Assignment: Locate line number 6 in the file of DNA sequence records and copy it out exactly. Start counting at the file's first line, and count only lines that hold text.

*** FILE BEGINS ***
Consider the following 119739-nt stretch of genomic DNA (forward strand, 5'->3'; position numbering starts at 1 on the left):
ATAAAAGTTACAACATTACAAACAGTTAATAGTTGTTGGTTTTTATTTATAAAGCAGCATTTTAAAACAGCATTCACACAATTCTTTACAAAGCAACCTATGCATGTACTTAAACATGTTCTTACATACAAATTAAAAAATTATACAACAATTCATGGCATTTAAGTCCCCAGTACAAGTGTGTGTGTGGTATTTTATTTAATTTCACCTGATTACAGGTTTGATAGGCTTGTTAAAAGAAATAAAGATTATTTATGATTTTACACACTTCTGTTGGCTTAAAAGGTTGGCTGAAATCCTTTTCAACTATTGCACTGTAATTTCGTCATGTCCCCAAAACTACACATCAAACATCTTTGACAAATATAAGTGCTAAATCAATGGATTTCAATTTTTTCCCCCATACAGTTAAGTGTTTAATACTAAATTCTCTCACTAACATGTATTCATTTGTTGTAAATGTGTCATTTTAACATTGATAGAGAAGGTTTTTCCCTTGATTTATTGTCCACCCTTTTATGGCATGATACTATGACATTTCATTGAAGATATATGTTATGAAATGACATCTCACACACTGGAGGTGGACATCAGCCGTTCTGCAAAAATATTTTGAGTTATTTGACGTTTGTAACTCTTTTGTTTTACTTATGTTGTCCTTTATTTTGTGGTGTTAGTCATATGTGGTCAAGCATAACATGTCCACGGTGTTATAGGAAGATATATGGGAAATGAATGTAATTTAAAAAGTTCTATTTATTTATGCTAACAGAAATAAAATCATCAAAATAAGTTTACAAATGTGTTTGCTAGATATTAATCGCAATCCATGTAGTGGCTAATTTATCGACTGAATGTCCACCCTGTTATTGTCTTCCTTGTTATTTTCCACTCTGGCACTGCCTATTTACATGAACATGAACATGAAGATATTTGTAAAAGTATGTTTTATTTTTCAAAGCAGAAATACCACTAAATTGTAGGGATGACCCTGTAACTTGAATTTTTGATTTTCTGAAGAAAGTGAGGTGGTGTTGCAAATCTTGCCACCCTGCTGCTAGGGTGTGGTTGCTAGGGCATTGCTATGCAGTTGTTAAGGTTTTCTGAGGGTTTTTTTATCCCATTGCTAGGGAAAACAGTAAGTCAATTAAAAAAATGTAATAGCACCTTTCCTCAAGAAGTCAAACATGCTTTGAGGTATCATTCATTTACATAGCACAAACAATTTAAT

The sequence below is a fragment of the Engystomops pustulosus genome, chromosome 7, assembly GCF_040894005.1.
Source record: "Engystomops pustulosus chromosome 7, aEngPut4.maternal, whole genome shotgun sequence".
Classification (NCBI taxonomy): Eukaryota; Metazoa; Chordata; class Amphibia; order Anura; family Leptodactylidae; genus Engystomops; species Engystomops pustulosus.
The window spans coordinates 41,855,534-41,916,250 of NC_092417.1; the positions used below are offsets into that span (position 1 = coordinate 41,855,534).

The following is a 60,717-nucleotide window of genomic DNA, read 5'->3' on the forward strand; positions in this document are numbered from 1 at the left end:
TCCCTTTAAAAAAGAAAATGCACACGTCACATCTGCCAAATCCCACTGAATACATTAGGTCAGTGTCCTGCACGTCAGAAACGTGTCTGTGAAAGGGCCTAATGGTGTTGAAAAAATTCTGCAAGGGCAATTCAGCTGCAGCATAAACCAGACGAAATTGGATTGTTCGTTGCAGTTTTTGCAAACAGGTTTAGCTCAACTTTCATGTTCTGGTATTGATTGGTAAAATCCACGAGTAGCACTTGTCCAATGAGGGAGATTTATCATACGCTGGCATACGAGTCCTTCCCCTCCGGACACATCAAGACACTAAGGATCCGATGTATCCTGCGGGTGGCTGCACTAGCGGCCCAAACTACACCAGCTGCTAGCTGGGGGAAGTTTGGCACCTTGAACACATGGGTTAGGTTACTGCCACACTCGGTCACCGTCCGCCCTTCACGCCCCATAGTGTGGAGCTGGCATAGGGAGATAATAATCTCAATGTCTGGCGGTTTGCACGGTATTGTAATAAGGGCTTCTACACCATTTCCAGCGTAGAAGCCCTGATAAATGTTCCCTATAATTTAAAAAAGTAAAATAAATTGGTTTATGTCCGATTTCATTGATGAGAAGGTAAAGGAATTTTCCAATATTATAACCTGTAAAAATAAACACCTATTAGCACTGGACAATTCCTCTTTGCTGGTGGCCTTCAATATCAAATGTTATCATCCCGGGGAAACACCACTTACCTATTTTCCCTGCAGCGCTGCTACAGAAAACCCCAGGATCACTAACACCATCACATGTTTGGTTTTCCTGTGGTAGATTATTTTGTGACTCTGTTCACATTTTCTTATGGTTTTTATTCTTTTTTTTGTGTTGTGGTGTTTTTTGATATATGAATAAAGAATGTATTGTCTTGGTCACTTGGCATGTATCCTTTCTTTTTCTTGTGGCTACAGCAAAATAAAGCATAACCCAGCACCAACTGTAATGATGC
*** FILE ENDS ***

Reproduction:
The window spans coordinates 41,855,534-41,916,250 of NC_092417.1; the positions used below are offsets into that span (position 1 = coordinate 41,855,534).